Canada 2, USA 1
It may just be the preliminaries, but USA and Canada lived up to the hype as they always do.
Genevieve Lacasse, a surprise starter for Team Canada, was spectacular in her 2018 Olympic debut, making 44 saves in a dramatic 2-1 Canada victory.
Though the US outshout Canada 45-23, their struggles to put the puck in the net continued. Whether it was pucks hitting the post, Lacasse standing on her head, or Hilary Knight whiffing on a late attempt to tie the game, the Americans were plagued by bad puck luck.
Though the Canadians struck first in the second period on a power play goal from Meghan Agosta, the second goal from Sarah Nurse was a bit more controversial. Though the referees on the ice called the play a good goal and there was no challenge from the USA bench, there was a lot of talk on the broadcast and on Twitter that the play might have been offside by a hair. But the goal stood and the teams played on.
SARAH NURSE! And Canada leads 2-0 pic.twitter.com/PqTNPaH6cx— The Ice Garden (@TheIceGarden) February 15, 2018
The USA had some life in the beginning of the third period, when Kendall Coyne put on a burst of savage speed and danced through four Canadian players to score Team USA’s only goal of the game.
But while Coyne’s goal gave the Americans a burst of life, they weren’t able to ride that momentum.
The US poured it on in the dying moments of the game, pulling starter Maddie Rooney with 1:56 left and pinning Canada in their zone for the end of the game. They had a golden opportunity to tie it up, with Hilary Knight standing wide open on the back door. But she was a fraction too late and missed the pass that came her way, something uncharacteristic of the superstar.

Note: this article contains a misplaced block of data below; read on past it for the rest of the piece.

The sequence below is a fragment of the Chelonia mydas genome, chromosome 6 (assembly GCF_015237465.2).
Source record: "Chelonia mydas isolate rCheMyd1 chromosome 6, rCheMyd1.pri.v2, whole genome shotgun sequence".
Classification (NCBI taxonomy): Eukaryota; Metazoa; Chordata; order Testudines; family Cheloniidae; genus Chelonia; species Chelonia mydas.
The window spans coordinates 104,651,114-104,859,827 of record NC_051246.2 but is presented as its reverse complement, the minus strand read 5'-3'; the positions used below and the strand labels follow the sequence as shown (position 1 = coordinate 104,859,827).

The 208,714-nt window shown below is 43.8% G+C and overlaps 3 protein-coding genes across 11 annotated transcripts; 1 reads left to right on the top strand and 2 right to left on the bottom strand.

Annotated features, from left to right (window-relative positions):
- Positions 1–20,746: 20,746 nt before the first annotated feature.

Ultimately, this is just the pool play and didn’t have many ramifications. With the win, Canada clinched the top spot in Division A, but both teams had already earned a bye to the semifinals and won’t play again until Monday.
Finland 5, OAR 1
It looked by all accounts to be a fairly evenly matched game as Finland and the Olympics Athletes from Russia faced off in the last game of the preliminary round. While the teams seemed evenly matched possession-wise, with both teams getting chances, it was Finland that capitalized first, with Michelle Karvinen scoring on the power play just 20 seconds in.
The penalty kill woes would continue for OAR into the second period after a penalty in the waning seconds of the first saw Finland taking the man advantage into the second with them. Karvinen barely gave the OAR time to breathe, scoring just 20 seconds into the power play yet again. Another goal late in the second by Riikka Vanilla would have the OAR looking at a mountain to climb in the third.
The third period would finally provide the break that the OAR have been looking for, after being shut out all tournament??? (HOW) with Anna Shokhina pulling a fantastic move on Noora Räty. Räty was wildly out of position and Shokhina tapped the puck into the empty net.
Despite their signs of life, OAR’s penalty strife would continue. Diana Kanayeva sent Finland to their fourth power play of the night.
Jenni Hiirikoski made the most of it, scoring with an absolute rocket from the blue line, effectively crushing whatever momentum the OAR had been building.
The final straw came after a miscommunication in OAR’s defensive zone caused a nasty turn over to Petra Nieminen, who didn’t think twice as she slid the puck past Nadezhda Morozova to all but secure Finland’s win with a four-goal lead and five minutes left in the game.
For the OAR, it was a classic case of a young team versus a veteran team. The score doesn’t really reflect how competitive the game was for most of it - the Russians were able to skate with the Finns, and probably could have scored more if it weren’t for Noora Räty’s greatness, especially after Shokhina’s goal gave the team more confidence and scoring chances. But they made two fatal kinds young team mistakes: bad penalties and defensive zone turnovers that gave Finland easy scoring chances.